"Without execution, a strategy of sustainability remains a plan written on a piece of paper."
Karen Zheng is a Sloan School Career Development Professor and Associate Professor of Operations Management at the MIT Sloan School of Management
Karen Zheng’s research focuses on socially responsible supply chains and smallholder agriculture operations. This year, in coordination with the Sustainability Initiative, she infused her Operations Strategy course with sustainability related cases and coursework.
“I decided to incorporate sustainability cases for a few reasons,” Karen says. “First, sustainability and operations are very closely related. The fundamental concepts in operations about process design, efficiency, and waste minimization are also core elements in achieving sustainability. Second, operations is about execution. Without execution, a strategy of sustainability remains a plan written on a piece of paper. And third, sustainability is very close to my heart and also a big part of my research.”
Karen’s Ops Strategy course provides a framework for students to describe and formulate an operations strategy and to understand and evaluate the key decisions in operations that have a substantial impact on a firm's competitive position. Karen teaches students how decisions on the design and management of operations must fit and be consistent with a company's business strategy, as well as how decisions about different areas of operations must be consistent with each other. The course also emphasizes the concept of operations as a source of competitive advantage.
I enjoy discussing sustainability in my class,” says Karen, “learning about the students’ perspectives, and also using the class as a gateway to share with the students some of my research findings.
Karen is working on two lines of research in the sustainability domain. First, she’s studying how transparency in a supply chain's social responsibility practices influences consumers’ purchase decisions and firms’ operations strategies. In this line of work, her team is showing that transparency increases consumers’ trust in a firm’s social responsibility disclosures, and this increased trust leads to their willingness to pay a premium for the firm’s products. These effects are particularly strong when the supply chain involves highly disadvantaged suppliers (e.g., suppliers in developing countries). From the firm’s perspective, improved supply chain transparency can help the company allocate resources and investments more efficiently to target those suppliers who need the most help to improve conditions. In addition, mandating firms to disclose their social responsibility practices to the public can ensure that firms make sufficient investments to help suppliers improve their practices.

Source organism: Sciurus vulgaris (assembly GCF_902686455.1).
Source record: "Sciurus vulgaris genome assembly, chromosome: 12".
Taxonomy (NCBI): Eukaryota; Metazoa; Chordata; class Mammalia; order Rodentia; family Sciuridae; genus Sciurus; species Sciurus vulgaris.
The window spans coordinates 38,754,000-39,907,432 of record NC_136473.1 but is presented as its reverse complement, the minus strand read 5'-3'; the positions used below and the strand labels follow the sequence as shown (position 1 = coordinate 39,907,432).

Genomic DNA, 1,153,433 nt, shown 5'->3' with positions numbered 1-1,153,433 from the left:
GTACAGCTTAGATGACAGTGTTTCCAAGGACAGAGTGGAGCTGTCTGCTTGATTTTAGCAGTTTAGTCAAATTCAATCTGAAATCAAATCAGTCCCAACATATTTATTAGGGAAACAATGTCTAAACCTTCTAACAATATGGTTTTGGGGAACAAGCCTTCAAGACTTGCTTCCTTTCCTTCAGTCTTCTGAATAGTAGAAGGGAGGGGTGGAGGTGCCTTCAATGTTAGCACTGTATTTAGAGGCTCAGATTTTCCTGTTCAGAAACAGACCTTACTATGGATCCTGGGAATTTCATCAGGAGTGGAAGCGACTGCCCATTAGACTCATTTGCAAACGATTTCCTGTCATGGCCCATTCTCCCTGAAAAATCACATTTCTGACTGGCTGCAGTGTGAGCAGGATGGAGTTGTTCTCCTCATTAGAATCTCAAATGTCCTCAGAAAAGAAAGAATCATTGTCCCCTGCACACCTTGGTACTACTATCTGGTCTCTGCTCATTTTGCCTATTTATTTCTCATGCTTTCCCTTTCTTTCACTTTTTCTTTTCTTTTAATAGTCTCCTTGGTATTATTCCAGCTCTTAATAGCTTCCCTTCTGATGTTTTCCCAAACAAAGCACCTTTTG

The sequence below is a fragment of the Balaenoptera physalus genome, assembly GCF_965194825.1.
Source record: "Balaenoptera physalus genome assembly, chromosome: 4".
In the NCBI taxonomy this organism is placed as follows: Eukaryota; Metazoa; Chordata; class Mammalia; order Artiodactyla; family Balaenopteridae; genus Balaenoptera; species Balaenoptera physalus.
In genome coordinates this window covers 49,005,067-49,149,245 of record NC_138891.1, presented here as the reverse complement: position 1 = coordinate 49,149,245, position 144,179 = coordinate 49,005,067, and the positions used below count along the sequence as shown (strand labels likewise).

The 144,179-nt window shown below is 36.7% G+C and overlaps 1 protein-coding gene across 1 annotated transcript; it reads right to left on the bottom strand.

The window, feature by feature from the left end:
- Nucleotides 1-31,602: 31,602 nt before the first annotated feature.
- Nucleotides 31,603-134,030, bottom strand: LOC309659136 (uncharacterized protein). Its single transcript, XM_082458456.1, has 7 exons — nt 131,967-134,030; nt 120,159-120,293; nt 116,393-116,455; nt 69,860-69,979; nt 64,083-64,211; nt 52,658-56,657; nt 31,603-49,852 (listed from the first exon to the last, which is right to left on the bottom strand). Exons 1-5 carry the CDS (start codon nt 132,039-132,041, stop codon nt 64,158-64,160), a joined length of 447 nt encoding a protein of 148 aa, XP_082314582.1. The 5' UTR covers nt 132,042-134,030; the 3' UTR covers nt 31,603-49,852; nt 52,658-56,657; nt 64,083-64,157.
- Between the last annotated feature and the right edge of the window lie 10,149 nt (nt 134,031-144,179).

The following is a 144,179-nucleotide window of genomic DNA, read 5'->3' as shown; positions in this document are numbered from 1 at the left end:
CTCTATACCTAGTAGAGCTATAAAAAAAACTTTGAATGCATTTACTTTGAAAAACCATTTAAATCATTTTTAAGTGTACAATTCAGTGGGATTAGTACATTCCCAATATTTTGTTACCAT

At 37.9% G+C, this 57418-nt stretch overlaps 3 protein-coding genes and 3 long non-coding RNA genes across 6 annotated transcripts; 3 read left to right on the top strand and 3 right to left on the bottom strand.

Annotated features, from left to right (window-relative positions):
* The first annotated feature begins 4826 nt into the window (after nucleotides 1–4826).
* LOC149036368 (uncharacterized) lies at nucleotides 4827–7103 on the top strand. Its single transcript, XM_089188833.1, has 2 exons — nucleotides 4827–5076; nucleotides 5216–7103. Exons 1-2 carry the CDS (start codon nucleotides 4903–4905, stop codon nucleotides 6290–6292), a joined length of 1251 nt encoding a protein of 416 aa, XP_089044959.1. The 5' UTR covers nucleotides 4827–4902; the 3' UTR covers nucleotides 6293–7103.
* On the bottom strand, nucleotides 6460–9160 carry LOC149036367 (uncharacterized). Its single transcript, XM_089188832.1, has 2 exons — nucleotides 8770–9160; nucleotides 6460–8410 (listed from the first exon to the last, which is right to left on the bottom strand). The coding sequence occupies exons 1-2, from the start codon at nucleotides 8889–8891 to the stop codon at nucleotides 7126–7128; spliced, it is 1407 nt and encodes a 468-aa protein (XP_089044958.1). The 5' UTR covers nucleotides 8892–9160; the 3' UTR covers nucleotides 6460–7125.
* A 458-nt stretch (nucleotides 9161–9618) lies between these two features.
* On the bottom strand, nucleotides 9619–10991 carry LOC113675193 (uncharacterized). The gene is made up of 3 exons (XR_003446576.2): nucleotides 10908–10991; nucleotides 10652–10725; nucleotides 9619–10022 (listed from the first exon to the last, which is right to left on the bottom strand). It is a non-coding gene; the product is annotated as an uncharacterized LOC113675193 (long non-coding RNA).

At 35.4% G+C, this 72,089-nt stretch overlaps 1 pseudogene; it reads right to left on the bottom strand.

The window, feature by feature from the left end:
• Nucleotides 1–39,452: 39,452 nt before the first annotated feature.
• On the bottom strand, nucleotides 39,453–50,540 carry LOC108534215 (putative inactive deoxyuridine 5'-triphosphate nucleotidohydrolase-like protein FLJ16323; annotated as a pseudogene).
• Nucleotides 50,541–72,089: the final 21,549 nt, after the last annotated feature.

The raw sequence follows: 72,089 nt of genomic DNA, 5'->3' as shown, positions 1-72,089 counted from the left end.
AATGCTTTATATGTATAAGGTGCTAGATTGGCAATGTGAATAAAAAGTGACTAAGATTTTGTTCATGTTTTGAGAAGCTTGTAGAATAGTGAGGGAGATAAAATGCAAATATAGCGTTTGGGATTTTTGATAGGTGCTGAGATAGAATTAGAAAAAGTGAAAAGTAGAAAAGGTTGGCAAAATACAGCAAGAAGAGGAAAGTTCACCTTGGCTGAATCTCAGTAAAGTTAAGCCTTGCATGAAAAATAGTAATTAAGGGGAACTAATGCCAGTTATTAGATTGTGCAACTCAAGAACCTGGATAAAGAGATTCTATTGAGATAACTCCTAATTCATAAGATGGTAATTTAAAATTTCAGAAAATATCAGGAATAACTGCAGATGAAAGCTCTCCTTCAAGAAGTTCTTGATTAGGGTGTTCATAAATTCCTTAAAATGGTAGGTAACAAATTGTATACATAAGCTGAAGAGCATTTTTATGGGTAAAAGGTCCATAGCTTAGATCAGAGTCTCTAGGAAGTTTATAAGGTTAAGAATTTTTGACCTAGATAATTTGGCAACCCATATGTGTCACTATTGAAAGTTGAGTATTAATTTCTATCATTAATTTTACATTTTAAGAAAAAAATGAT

In a second line of research, Karen is collaborating with a number of partners in India to examine how to improve consumer and farmer welfare in agricultural supply chains. In one paper, Karen’s team is working with the Karnataka state government to empirically quantify the impact of a state-wide agricultural wholesale market reform on farmers’ income. In another paper, they analyze, with both analytical models and field data, the effectiveness of different types of government interventions on stabilizing market prices for essential commodities, and thus, increasing consumer welfare.
Karen, who holds a PhD degree from Stanford University and BS and MS degrees from Tsinghua University in China, believes that next-generation leaders and talents must develop a sustainability mindset. Her goal at MIT Sloan is to equip them with the tools necessary to execute their creative ideas for improved sustainability.